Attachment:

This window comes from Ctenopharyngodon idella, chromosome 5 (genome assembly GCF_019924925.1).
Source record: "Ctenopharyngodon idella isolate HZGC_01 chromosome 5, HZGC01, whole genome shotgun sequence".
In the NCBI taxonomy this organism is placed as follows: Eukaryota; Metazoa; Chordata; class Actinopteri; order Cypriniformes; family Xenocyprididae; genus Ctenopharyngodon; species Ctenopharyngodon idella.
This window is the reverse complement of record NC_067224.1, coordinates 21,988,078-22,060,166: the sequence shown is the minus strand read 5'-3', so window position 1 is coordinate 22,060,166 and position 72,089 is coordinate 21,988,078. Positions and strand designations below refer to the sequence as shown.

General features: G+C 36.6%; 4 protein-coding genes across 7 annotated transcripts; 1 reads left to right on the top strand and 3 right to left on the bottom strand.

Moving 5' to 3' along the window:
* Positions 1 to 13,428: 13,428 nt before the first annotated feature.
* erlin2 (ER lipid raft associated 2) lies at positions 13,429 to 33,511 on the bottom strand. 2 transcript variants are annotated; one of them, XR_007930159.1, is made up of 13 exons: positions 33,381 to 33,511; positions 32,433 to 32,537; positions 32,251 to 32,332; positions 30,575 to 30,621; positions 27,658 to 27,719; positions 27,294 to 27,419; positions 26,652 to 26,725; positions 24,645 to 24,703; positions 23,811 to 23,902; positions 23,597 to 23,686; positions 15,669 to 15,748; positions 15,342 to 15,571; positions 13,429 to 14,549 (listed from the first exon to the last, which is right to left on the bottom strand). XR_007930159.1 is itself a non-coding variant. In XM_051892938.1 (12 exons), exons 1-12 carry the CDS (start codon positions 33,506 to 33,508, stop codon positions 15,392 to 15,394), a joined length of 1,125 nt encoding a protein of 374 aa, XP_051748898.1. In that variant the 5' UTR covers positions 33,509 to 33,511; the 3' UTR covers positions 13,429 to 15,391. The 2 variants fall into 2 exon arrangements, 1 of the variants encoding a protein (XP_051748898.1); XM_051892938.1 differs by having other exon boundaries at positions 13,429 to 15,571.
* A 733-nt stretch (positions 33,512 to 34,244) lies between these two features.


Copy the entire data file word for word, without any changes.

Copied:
This window comes from Ctenopharyngodon idella, chromosome 5 (genome assembly GCF_019924925.1).
Source record: "Ctenopharyngodon idella isolate HZGC_01 chromosome 5, HZGC01, whole genome shotgun sequence".
In the NCBI taxonomy this organism is placed as follows: Eukaryota; Metazoa; Chordata; class Actinopteri; order Cypriniformes; family Xenocyprididae; genus Ctenopharyngodon; species Ctenopharyngodon idella.
This window is the reverse complement of record NC_067224.1, coordinates 21,988,078-22,060,166: the sequence shown is the minus strand read 5'-3', so window position 1 is coordinate 22,060,166 and position 72,089 is coordinate 21,988,078. Positions and strand designations below refer to the sequence as shown.

General features: G+C 36.6%; 4 protein-coding genes across 7 annotated transcripts; 1 reads left to right on the top strand and 3 right to left on the bottom strand.

Moving 5' to 3' along the window:
* Positions 1 to 13,428: 13,428 nt before the first annotated feature.
* erlin2 (ER lipid raft associated 2) lies at positions 13,429 to 33,511 on the bottom strand. 2 transcript variants are annotated; one of them, XR_007930159.1, is made up of 13 exons: positions 33,381 to 33,511; positions 32,433 to 32,537; positions 32,251 to 32,332; positions 30,575 to 30,621; positions 27,658 to 27,719; positions 27,294 to 27,419; positions 26,652 to 26,725; positions 24,645 to 24,703; positions 23,811 to 23,902; positions 23,597 to 23,686; positions 15,669 to 15,748; positions 15,342 to 15,571; positions 13,429 to 14,549 (listed from the first exon to the last, which is right to left on the bottom strand). XR_007930159.1 is itself a non-coding variant. In XM_051892938.1 (12 exons), exons 1-12 carry the CDS (start codon positions 33,506 to 33,508, stop codon positions 15,392 to 15,394), a joined length of 1,125 nt encoding a protein of 374 aa, XP_051748898.1. In that variant the 5' UTR covers positions 33,509 to 33,511; the 3' UTR covers positions 13,429 to 15,391. The 2 variants fall into 2 exon arrangements, 1 of the variants encoding a protein (XP_051748898.1); XM_051892938.1 differs by having other exon boundaries at positions 13,429 to 15,571.
* A 733-nt stretch (positions 33,512 to 34,244) lies between these two features.